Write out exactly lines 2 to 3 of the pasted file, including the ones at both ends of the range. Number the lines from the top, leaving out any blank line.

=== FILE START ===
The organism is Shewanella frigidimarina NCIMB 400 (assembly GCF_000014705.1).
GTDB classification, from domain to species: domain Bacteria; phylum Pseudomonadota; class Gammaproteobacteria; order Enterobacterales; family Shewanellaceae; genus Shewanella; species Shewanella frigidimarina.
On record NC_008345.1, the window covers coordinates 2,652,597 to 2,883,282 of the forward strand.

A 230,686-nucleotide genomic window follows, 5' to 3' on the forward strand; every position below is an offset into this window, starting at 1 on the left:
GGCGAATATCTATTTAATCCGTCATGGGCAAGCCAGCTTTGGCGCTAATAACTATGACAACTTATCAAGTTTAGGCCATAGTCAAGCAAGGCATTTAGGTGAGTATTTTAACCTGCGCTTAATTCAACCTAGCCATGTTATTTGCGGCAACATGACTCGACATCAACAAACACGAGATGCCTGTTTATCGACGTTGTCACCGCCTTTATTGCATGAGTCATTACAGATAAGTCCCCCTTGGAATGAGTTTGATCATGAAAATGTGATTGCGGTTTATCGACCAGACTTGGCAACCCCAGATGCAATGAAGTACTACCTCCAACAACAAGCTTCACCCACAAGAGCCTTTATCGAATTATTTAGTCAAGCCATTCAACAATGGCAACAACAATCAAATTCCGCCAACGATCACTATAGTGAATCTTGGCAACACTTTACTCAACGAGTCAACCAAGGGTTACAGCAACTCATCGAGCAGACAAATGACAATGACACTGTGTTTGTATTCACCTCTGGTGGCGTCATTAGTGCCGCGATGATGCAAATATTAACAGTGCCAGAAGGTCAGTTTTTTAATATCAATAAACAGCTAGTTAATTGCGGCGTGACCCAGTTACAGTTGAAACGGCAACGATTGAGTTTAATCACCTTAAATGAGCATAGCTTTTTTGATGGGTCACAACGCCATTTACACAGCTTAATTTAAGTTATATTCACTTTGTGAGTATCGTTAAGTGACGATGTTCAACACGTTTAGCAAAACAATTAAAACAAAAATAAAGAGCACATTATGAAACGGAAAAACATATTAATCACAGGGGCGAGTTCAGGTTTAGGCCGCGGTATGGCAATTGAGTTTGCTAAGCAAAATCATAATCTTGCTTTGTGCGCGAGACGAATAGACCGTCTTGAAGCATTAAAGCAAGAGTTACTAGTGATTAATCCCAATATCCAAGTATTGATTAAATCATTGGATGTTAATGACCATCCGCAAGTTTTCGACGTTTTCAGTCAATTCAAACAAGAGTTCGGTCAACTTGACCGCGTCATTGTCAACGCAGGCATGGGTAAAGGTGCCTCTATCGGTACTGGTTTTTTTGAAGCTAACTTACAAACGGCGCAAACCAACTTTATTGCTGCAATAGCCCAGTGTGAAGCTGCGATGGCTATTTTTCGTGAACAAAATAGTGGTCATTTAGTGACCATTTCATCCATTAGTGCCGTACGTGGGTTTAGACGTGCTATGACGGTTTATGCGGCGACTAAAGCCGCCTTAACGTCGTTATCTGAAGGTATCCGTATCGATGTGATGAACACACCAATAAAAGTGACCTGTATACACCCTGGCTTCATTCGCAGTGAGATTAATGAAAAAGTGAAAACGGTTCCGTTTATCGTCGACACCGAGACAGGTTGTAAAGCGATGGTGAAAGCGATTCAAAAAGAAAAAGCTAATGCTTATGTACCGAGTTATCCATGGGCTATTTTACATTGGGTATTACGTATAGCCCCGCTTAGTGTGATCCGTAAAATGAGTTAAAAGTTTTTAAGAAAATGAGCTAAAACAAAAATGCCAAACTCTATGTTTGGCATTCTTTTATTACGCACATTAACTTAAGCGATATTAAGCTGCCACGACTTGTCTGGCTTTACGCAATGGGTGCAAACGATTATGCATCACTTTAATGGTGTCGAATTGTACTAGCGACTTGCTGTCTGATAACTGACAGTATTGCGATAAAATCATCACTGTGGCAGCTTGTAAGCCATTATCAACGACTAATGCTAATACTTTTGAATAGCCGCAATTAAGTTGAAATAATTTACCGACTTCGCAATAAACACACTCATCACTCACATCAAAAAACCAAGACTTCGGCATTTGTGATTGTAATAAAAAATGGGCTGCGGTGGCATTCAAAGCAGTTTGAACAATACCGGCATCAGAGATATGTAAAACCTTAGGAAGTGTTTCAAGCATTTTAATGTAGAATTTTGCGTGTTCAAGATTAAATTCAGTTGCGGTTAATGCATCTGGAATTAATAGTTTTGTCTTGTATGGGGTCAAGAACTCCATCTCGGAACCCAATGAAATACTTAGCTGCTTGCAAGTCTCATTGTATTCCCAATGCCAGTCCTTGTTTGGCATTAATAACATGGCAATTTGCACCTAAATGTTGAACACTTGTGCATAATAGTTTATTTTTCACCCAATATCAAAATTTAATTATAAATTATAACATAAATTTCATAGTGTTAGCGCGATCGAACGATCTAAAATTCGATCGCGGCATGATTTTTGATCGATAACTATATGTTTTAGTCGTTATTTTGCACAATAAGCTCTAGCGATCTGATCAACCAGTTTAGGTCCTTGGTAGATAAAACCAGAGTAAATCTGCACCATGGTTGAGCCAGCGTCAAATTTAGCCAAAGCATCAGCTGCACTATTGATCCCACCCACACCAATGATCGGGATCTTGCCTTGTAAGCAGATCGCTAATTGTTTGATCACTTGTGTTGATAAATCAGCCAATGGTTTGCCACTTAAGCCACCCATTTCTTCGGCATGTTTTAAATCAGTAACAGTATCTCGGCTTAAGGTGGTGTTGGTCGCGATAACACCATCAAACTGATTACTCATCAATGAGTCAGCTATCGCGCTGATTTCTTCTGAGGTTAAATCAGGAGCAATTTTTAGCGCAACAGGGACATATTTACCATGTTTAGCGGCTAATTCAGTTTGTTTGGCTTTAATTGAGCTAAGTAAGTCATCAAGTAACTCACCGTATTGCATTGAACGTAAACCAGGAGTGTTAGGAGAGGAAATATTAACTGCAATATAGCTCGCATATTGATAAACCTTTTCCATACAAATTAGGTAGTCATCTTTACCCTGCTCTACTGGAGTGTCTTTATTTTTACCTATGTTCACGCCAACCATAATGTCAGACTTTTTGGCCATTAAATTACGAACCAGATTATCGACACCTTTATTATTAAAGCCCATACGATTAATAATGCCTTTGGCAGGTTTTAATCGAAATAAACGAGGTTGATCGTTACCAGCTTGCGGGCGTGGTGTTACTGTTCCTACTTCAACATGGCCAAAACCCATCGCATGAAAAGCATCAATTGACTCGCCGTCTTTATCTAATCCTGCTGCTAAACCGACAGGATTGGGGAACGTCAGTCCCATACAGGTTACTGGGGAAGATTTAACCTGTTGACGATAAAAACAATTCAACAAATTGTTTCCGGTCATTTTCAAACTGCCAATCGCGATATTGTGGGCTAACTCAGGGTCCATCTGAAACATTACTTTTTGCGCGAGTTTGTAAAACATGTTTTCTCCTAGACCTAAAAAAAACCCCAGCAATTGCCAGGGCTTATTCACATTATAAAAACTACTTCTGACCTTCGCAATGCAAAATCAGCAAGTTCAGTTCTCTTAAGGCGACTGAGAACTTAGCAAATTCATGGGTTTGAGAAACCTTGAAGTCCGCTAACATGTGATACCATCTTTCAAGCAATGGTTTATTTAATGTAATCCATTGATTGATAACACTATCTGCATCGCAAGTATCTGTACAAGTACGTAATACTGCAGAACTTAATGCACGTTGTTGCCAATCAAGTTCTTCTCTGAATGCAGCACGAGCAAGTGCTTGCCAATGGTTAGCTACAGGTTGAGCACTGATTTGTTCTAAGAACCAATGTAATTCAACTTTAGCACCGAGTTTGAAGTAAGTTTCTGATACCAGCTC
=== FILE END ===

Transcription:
GTDB classification, from domain to species: domain Bacteria; phylum Pseudomonadota; class Gammaproteobacteria; order Enterobacterales; family Shewanellaceae; genus Shewanella; species Shewanella frigidimarina.
On record NC_008345.1, the window covers coordinates 2,652,597 to 2,883,282 of the forward strand.